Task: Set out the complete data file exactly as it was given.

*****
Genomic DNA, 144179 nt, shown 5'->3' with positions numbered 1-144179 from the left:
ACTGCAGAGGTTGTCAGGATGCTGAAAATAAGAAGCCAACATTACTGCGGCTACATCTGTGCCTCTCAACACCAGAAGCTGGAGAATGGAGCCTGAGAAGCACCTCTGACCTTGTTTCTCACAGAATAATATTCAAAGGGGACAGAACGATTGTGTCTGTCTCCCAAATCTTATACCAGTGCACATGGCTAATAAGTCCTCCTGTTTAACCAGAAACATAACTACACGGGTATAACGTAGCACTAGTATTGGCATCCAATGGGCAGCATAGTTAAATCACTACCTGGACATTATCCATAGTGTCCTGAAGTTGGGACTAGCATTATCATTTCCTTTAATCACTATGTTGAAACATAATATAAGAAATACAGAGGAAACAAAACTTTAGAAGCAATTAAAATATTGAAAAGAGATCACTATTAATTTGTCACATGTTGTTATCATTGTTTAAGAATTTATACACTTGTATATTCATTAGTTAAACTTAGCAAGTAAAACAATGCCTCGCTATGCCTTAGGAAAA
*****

Genomic DNA, 144179 nt, shown 5'->3' with positions numbered 1-144179 from the left:
ACTGCAGAGGTTGTCAGGATGCTGAAAATAAGAAGCCAACATTACTGCGGCTACATCTGTGCCTCTCAACACCAGAAGCTGGAGAATGGAGCCTGAGAAGCACCTCTGACCTTGTTTCTCACAGAATAATATTCAAAGGGGACAGAACGATTGTGTCTGTCTCCCAAATCTTATACCAGTGCACATGGCTAATAAGTCCTCCTGTTTAACCAGAAACATAACTACACGGGTATAACGTAGCACTAGTATTGGCATCCAATGGGCAGCATAGTTAAATCACTACCTGGACATTATCCATAGTGTCCTGAAGTTGGGACTAGCATTATCATTTCCTTTAATCACTATGTTGAAACATAATATAAGAAATACAGAGGAAACAAAACTTTAGAAGCAATTAAAATATTGAAAAGAGATCACTATTAATTTGTCACATGTTGTTATCATTGTTTAAGAATTTATACACTTGTATATTCATTAGTTAAACTTAGCAAGTAAAACAATGCCTCGCTATGCCTTAGGAAAA